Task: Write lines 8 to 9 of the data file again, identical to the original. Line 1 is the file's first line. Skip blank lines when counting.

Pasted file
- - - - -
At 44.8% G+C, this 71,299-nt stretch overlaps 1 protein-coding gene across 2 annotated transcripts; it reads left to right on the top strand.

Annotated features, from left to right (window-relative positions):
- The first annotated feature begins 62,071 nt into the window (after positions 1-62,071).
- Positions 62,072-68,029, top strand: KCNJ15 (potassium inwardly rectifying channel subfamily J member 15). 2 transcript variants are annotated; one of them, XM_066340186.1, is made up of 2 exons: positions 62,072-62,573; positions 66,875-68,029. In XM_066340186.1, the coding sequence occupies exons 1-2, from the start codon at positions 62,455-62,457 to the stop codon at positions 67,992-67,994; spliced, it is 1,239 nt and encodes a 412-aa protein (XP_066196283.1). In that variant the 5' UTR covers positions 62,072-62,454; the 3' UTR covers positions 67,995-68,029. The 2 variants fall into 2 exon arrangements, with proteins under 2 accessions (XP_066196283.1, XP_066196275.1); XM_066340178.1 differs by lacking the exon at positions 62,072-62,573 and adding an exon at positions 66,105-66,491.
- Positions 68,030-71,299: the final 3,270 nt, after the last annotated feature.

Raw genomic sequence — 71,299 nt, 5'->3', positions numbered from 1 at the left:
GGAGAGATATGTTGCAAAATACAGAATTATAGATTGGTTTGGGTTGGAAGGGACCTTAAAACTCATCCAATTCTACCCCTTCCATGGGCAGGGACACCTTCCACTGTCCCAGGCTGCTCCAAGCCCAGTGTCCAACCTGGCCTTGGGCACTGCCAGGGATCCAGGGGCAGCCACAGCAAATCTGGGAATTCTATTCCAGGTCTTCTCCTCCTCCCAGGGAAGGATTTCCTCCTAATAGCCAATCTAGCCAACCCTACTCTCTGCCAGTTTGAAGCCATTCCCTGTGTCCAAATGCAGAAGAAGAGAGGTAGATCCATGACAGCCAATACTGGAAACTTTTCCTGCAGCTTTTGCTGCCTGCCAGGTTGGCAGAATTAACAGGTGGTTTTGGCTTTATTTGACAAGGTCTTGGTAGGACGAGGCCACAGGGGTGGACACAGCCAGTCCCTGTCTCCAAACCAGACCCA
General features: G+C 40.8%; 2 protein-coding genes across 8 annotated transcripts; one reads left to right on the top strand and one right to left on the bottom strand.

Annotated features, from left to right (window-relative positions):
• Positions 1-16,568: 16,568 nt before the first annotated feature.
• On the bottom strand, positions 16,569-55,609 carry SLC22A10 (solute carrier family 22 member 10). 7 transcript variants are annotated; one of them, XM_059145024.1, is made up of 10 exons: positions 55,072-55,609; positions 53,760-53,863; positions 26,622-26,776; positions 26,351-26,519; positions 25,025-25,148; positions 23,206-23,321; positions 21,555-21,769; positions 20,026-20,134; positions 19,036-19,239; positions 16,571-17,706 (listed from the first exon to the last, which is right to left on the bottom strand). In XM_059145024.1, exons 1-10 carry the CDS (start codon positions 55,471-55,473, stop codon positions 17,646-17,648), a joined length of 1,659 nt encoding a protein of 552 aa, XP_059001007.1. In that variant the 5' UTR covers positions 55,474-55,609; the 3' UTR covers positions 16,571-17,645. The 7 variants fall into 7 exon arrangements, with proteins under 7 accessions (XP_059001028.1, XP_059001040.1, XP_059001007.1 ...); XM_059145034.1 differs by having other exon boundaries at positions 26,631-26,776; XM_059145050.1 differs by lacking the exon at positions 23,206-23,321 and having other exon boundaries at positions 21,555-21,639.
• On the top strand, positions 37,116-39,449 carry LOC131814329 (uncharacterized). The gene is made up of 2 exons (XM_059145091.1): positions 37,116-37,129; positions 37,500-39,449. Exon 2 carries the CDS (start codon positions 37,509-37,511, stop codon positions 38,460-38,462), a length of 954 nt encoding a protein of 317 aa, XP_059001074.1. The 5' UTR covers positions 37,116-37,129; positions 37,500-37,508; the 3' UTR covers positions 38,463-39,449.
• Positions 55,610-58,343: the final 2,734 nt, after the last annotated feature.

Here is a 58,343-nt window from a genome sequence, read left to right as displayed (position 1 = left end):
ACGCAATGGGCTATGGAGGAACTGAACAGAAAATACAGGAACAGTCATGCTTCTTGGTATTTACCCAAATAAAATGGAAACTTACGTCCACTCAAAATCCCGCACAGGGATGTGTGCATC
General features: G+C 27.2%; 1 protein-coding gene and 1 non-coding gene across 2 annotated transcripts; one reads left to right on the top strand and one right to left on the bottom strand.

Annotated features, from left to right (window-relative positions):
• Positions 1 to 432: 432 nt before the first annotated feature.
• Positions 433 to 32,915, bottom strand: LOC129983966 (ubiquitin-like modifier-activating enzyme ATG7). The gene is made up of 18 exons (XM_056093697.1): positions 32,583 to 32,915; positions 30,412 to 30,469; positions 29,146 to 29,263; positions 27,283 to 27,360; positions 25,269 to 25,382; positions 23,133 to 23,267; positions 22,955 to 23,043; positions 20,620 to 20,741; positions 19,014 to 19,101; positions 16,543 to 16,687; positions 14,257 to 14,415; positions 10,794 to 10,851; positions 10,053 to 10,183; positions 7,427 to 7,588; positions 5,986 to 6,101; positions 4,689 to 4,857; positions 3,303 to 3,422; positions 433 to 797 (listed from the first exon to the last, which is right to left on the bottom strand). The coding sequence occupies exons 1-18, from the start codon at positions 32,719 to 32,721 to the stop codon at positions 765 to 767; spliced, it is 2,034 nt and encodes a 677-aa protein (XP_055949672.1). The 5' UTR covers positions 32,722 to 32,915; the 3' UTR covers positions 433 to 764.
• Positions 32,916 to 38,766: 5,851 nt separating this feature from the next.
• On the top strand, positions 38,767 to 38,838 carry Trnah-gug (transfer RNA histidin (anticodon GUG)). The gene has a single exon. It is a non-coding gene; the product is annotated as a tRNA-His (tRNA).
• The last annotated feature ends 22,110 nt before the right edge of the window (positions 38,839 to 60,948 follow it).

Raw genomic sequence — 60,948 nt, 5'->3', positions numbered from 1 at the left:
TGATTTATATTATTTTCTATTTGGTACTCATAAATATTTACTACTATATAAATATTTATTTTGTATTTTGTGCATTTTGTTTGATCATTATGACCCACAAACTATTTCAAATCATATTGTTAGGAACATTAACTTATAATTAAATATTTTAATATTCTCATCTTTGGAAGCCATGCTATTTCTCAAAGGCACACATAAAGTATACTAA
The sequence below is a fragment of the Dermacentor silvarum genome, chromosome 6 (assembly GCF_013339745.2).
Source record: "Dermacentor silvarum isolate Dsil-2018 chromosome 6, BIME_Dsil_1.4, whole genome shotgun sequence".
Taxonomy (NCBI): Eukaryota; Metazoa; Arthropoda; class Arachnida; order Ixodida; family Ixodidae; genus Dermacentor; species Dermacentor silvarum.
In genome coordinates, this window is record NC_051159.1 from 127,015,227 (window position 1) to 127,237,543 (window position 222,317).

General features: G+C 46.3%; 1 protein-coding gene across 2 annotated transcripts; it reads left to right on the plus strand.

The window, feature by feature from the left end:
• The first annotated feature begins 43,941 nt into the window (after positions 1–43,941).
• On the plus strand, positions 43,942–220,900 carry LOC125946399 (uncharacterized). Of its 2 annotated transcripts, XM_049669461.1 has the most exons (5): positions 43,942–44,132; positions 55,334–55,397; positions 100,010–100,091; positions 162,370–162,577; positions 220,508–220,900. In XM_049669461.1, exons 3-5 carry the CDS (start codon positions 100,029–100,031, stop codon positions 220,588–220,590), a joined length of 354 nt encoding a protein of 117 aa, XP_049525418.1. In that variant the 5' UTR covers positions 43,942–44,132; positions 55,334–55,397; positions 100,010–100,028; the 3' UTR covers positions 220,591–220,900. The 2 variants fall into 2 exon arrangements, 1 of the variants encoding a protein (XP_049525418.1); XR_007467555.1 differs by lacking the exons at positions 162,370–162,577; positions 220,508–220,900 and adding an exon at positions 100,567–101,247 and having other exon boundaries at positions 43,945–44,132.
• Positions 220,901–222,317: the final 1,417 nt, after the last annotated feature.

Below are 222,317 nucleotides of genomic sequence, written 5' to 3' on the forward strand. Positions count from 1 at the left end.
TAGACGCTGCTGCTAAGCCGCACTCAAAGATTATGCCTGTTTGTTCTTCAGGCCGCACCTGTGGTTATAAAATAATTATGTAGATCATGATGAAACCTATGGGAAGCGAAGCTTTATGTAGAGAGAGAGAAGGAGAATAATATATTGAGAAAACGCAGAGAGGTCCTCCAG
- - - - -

General features: G+C 40.8%; 2 protein-coding genes across 8 annotated transcripts; one reads left to right on the top strand and one right to left on the bottom strand.

Annotated features, from left to right (window-relative positions):